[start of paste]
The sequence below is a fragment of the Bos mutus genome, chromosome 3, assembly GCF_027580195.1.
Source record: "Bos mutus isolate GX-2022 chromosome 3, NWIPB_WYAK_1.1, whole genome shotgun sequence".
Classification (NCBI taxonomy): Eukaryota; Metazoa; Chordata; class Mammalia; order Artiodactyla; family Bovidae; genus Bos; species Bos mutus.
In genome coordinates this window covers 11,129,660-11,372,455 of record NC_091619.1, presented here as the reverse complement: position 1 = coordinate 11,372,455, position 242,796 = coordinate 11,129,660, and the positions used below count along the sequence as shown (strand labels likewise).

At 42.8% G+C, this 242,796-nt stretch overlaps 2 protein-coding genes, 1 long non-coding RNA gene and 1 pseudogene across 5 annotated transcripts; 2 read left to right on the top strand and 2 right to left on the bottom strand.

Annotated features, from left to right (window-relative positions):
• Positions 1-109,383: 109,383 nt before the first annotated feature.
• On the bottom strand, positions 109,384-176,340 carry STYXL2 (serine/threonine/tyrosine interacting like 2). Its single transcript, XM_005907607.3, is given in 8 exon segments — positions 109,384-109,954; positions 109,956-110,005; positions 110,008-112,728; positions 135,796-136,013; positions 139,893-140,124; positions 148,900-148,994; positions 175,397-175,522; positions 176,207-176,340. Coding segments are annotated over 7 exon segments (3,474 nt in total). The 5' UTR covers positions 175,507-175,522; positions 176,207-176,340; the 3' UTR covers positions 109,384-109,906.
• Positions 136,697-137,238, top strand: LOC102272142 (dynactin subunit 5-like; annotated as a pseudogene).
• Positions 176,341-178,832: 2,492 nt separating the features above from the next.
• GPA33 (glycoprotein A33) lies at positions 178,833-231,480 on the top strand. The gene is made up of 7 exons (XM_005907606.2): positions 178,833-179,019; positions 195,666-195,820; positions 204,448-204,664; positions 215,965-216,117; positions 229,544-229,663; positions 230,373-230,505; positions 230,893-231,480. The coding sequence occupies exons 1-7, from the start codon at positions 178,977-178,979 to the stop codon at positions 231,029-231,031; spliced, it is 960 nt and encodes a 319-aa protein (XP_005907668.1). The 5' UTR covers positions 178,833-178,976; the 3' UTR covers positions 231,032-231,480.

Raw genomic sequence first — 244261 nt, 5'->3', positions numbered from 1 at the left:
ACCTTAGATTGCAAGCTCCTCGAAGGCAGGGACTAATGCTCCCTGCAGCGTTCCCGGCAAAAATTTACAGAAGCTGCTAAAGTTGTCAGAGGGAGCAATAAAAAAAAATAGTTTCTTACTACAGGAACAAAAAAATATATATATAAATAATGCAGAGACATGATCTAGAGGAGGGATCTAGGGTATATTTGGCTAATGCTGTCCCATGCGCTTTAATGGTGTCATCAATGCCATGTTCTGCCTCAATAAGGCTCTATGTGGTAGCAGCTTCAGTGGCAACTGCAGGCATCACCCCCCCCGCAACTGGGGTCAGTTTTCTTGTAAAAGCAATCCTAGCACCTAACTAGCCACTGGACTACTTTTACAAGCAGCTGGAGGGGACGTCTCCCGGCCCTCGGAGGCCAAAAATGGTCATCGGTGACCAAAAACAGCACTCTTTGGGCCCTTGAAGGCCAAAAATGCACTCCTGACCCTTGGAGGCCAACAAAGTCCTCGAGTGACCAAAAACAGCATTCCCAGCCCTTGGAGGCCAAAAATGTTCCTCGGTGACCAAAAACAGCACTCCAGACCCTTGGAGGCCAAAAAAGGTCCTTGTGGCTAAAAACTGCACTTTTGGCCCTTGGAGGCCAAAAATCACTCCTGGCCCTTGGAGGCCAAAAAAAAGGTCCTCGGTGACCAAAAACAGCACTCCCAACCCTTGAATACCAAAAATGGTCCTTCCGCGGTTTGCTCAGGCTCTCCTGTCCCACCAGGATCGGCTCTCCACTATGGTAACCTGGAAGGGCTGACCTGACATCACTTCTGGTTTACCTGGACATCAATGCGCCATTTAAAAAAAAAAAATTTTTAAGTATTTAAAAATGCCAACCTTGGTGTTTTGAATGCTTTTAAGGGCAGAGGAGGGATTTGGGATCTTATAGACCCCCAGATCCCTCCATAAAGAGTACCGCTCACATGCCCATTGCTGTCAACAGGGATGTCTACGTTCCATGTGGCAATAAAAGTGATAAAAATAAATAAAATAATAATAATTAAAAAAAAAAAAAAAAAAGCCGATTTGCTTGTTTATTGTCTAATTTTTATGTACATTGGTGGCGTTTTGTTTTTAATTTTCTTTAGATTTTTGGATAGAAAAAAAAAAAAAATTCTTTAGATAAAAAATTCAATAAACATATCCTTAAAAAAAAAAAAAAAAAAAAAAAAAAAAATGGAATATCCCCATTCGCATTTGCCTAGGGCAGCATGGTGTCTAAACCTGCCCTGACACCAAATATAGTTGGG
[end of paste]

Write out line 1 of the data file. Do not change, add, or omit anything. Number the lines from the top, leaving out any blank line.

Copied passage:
The sequence below is a fragment of the Bos mutus genome, chromosome 3, assembly GCF_027580195.1.